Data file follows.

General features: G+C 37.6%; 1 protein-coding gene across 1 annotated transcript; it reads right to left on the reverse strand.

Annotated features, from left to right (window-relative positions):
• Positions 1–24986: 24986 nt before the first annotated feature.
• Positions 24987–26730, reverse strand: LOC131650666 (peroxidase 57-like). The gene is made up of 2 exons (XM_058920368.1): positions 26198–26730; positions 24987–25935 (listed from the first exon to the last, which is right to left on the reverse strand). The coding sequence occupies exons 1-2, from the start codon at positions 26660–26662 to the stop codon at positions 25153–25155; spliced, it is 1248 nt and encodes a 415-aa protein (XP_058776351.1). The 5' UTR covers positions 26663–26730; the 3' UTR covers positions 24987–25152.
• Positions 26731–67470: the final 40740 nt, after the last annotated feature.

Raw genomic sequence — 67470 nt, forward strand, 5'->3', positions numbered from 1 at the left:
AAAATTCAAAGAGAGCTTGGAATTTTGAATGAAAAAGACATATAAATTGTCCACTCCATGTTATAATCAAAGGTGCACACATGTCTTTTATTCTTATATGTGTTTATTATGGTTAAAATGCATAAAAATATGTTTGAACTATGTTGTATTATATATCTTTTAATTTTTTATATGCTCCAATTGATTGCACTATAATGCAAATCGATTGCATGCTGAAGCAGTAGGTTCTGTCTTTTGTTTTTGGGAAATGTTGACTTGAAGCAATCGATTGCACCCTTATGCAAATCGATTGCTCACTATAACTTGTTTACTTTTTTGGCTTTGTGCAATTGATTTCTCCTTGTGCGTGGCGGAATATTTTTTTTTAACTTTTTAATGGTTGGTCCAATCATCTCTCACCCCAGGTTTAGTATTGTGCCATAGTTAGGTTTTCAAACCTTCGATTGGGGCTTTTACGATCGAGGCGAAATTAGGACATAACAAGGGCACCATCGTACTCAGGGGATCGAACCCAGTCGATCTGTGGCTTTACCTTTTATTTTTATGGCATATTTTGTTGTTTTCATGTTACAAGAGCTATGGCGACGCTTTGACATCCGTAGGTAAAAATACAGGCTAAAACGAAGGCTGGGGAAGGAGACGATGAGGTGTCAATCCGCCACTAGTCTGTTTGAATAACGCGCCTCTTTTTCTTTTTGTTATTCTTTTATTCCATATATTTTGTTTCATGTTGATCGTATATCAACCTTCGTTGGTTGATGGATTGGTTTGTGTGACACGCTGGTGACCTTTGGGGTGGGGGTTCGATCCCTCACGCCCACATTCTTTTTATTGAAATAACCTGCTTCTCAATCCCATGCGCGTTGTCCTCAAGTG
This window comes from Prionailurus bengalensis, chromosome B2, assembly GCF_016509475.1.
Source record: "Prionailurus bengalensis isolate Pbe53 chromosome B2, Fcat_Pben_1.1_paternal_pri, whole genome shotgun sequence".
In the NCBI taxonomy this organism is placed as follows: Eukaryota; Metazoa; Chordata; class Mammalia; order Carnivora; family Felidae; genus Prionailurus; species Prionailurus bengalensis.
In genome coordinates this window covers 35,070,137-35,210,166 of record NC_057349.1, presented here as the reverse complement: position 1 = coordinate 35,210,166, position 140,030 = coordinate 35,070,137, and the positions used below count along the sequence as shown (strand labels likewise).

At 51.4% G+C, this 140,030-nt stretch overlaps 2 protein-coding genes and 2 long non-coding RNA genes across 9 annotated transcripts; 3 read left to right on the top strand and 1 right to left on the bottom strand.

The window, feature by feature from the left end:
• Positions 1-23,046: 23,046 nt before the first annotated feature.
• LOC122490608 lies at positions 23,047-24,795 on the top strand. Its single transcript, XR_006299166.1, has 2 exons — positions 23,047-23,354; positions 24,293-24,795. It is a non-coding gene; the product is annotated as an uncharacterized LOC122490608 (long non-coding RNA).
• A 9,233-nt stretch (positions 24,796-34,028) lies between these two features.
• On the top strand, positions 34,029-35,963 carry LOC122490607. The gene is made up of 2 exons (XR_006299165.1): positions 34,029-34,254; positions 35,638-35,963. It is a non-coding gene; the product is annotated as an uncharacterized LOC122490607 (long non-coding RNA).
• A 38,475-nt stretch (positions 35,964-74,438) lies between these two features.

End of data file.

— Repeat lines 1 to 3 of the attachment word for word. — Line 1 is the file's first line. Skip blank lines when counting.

General features: G+C 37.6%; 1 protein-coding gene across 1 annotated transcript; it reads right to left on the reverse strand.

Annotated features, from left to right (window-relative positions):
• Positions 1–24986: 24986 nt before the first annotated feature.